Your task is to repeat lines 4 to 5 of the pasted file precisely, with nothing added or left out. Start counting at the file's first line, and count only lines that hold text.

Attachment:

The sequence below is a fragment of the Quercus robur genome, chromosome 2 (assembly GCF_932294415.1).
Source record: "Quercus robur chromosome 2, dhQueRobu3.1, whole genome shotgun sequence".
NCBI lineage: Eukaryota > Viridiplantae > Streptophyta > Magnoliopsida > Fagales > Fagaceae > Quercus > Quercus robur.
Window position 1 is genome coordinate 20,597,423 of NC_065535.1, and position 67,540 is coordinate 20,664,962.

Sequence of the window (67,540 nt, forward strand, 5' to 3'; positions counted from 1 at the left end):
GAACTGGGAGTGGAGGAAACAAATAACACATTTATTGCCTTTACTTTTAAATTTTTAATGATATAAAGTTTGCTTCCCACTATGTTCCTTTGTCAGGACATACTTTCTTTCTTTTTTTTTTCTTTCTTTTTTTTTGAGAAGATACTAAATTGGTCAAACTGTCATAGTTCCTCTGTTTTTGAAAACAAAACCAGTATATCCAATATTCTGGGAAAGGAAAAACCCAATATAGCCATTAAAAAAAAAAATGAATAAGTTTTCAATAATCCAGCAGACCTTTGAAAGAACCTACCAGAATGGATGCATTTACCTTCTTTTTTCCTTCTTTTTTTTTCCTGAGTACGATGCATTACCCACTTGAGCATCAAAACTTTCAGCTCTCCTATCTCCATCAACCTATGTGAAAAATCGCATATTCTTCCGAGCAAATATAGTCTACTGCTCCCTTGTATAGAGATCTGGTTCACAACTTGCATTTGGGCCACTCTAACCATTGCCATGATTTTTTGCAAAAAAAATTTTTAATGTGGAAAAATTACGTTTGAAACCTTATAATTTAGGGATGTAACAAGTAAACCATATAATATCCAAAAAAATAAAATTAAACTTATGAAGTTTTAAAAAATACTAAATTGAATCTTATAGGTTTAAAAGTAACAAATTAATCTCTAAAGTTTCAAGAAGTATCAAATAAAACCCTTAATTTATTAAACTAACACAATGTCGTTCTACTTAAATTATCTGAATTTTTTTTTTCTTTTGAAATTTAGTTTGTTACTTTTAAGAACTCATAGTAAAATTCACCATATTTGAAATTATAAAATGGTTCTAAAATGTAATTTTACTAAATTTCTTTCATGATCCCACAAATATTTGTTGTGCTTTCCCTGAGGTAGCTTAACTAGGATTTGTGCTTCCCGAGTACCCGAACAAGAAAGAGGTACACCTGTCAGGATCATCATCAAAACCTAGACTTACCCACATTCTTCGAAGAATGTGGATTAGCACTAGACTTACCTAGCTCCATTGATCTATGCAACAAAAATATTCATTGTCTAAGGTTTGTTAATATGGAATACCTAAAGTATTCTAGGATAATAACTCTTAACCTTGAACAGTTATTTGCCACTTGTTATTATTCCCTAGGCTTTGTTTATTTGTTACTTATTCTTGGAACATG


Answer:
Window position 1 is genome coordinate 20,597,423 of NC_065535.1, and position 67,540 is coordinate 20,664,962.

Sequence of the window (67,540 nt, forward strand, 5' to 3'; positions counted from 1 at the left end):